SOLDIERS ON SKIS
By Max Poorthuis · February 28, 2018
Until the spring of 1940, little had been done by the U.S. Army to train and equip American soldiers for mountain fighting. However, when the Soviet Union launched a frigid attack on its vastly outnumbered neighbor Finland, the Finns, veterans of winter warfare for centuries, put on their skis and white parkas and struck back savagely, and with surprising effectiveness, in subzero cold.
Taking note of the Finnish success, National Ski Patrol founder Charles “Minnie” Dole tirelessly petitioned President Franklin D. Roosevelt and Army Chief of Staff George C. Marshall to create a specialized Army unit that was capable of operating in cold weather and mountainous terrain. General Marshall supported the idea from the beginning, so he agreed to meet with Dole, and a tentative appointment was scheduled for September 10, 1940. Marshall listened attentively to Dole’s arguments on the need for winter training and promised to get back to him “one way or the other.” And he did get back to him. Dole’s lobbying paid off. The Army announced its plans for winter training in early November, and a directive was sent to five Army division commanders shortly thereafter.
According to this directive, which was issued by the War Department on December 5, 1940, “Troops located where considerable snow may be expected, will be given training with skis and snowshoes.” The training was to be carried out with the objective of testing the ability of one or more battalion(s) of each division located in the northern areas to maneuver in deep snow and in keeping with the idea of providing more advanced training to small groups of selected individuals organized into patrol units “for the purpose of operating for sustained periods of time under all weather conditions and on all types of terrain.”
Under the command of Colonel James I. Muir, the 26th Infantry Regiment (less the 2nd Battalion) was designated as the unit of the 1st Division to conduct ski training. Training was conducted at Plattsburg Barracks, New York, and in addition, for a period of seven days each, a detail of ten officers and one hundred enlisted men was sent to Lake Placid weekly under Rolf Monson, the 1924–1928 U.S. Olympic team coach and head of the Lake Placid Ski School. Nine such details were sent, training approximately one thousand officers and men. Three officers and fifty-three enlisted men were formed into a ski patrol, which attained a high degree of skill.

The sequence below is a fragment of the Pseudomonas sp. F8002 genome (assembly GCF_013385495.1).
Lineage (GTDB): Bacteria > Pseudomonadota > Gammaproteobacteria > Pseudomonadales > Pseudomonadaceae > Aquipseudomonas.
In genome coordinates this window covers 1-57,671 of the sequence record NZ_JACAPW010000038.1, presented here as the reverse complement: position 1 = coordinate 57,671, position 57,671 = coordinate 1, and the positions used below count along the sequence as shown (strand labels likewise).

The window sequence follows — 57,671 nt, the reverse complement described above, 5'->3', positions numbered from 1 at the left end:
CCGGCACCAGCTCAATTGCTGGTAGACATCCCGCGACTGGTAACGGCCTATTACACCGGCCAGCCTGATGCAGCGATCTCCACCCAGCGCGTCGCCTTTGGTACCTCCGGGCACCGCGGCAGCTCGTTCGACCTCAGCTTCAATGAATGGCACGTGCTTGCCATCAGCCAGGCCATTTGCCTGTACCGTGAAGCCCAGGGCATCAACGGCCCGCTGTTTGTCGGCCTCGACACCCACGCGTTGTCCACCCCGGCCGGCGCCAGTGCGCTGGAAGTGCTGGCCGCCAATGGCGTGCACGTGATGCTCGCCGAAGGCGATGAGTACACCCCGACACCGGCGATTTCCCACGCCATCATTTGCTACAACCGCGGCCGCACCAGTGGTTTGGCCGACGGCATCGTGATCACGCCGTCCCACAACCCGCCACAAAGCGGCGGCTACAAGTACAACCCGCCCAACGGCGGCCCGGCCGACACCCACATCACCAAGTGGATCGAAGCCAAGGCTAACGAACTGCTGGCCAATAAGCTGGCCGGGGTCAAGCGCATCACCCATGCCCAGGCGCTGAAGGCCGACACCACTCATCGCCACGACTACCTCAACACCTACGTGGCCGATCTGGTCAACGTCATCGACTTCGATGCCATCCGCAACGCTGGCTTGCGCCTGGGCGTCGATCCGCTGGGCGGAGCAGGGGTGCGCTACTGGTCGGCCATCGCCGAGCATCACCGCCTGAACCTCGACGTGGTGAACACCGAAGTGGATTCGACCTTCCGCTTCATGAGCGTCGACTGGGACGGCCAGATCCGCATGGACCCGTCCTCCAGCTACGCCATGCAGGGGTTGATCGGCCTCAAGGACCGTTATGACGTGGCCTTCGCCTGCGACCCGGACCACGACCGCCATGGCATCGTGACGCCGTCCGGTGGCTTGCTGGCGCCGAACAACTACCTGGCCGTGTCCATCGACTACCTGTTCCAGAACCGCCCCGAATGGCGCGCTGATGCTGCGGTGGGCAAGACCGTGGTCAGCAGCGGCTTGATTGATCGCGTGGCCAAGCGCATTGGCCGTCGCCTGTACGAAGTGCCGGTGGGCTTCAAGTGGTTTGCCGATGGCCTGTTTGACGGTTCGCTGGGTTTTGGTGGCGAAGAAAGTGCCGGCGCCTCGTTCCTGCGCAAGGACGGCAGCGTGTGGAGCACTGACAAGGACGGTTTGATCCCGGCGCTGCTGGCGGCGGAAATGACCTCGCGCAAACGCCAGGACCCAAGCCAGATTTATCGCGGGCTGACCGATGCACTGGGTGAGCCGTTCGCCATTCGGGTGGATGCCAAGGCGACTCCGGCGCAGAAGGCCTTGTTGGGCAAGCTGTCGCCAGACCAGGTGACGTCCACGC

Ski troops of the 16th Infantry fire an anti-tank gun that has been mounted on skis.
Training was terminated on February 28, 1941, by lack of snow and permanent change of station. Colonel Muir summarized lessons learned:
The problem of teaching troops to ski is comparatively simple. Young men of good physique, particularly those with well-coordinated sense of balance, can become an expert on skis in a relatively short time. The major problems are those of supporting weapons, ammunition, evacuation, and supply.
In conclusion, he stated: “I believe that ski training is an asset; like the Texan’s six-shooter, you may not need it, but if you ever do, you will need it in a hurry, ‘awful bad.'”
Although the 26th Infantry Regiment was officially designated as the main ski unit of the 1st Division, some portions of the 16th Infantry Regiment, under the command of Colonel Henry C. Cheadle, also began tactical training on skis at Lake Placid on January 9, 1942. Other units that took part in ski maneuvers were the 1st Engineer Battalion and parts of the 28th Infantry Regiment, which was now under the command of Colonel Alexander N. Stark Jr. Stark had succeeded Theodore Roosevelt Jr., who had recently been promoted from Colonel to Brigadier General.
The entire effort was experimental in nature and was not intended to create trained mountain and winter warfare soldiers. Its primary purpose was to serve as a testing ground for future training, and by the end of April 1941, the Army deemed the ski patrol experiments a success and disbanded the units mainly due to a lack of snow. But it would not be long before the first U.S. Army mountain ski unit was created: on October 22, 1941, General Marshall authorized the 1st Battalion of the 87th Mountain Infantry Regiment, the first mountain regiment in U.S. Army history.
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